“The fact that our community was so supportive shows we can live through things live through things like this,” Schermerhorn said. “They’re scary at the time, but those things make our community stronger, and our relationships with the community and the police department stronger. When they understand and are working with us asking what they can do, that develops a good camaraderie and partnership.
“Cannon Beach is a great town,” he said. “There was a lot of support afterward, people who brought thank-you cards. People who said they were thinking of us. That’s important. Law enforcement is such a thankless job most of the time. When you do get thank-yous and kudos for doing your job, it’s appreciated.”
For Schermerhorn, the process is far from over. A year later the attacks are something he “constantly thinks about.”
In trying to understand the motives for the killing, Schermerhorn said he believes this was Jessica Smith’s “last hurrah” before she was supposed to give her children over to her divorced husband.
“We adults become controlling during a divorce,” he said. “There’s got to be a better way of handling it. There needs to be better counseling, and family check-ups.”
Schermerhorn praised the work of District Attorney Josh Marquis, Assistant District Attorney Dawn Buzzard, and Victims Assistant Unit Coordinator Marilyn Reilly.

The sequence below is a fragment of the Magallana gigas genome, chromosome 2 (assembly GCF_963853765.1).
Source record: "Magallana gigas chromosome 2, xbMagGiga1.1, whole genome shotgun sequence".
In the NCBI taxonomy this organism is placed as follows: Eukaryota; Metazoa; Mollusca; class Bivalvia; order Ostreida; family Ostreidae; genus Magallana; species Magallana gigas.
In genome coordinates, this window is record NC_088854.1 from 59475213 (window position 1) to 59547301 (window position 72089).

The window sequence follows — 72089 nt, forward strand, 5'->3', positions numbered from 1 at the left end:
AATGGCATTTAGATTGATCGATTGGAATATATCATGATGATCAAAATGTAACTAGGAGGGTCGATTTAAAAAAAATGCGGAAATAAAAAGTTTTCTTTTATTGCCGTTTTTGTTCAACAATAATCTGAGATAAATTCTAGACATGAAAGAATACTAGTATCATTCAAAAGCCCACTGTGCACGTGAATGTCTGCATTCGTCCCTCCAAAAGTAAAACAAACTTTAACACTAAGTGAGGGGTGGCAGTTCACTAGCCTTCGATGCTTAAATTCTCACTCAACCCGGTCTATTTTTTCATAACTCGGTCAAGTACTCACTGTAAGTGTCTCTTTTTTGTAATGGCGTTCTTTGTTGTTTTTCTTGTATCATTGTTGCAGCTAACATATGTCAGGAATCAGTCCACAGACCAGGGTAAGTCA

“The great thing about it — if there was any good about it — was the community partnerships we developed,” Schermerhorn said. “Every one of the agencies we worked with stepped up.”
Can future tragedies like this be prevented in Cannon Beach?
“You can do your best to do prevention and be visible, but there are things you can’t stop from happening because you can’t see them coming,” he said. “That’s something you see with a tourist population, transient population, people coming back and forth on weekends. You do deal with a certain criminal element. It may be somebody who’s never committed a crime before in their life. For some reason they make a poor decision, or a poor choice.”
One year later, young Isabella remains a haunting figure in his mind. “I know Isabella’s birthday was a couple of weeks ago,” he said. “That’s just sad. Her family will never get over it. Alana can get counseling, and all the love you can give her, but it will still be in the back of her mind, having lived through that.
“The hard part is we’ll be going through the whole thing a year from now when it goes to trial,” he said. “It’s difficult for me to understand how they can make Alana go through it then. Why not get it done as soon as possible? That is the most horrific thing for me to see, because she just needs to get past it.”
Schermerhorn admits he, too, may never fully get “past it.”
“It’s something that never leaves our minds,” he said. “I still have a picture of Alana in the hospital, when she was released, in my office. That picture reminds me of why I’m doing law enforcement. The reason we go into this thing is to help people. The medics and crew who were on scene that day saved her life. That’s something that explains why we do the things we do.
“We didn’t have anybody say, ‘How could this happen in our town?’ You wonder that, but everybody knows as small as we are, everything can still happen here.
“It’s something you’ll never get used to,” he said. “When you do get used to it, it’s time to get out of law enforcement, because you’ve just kind of lost your heart.”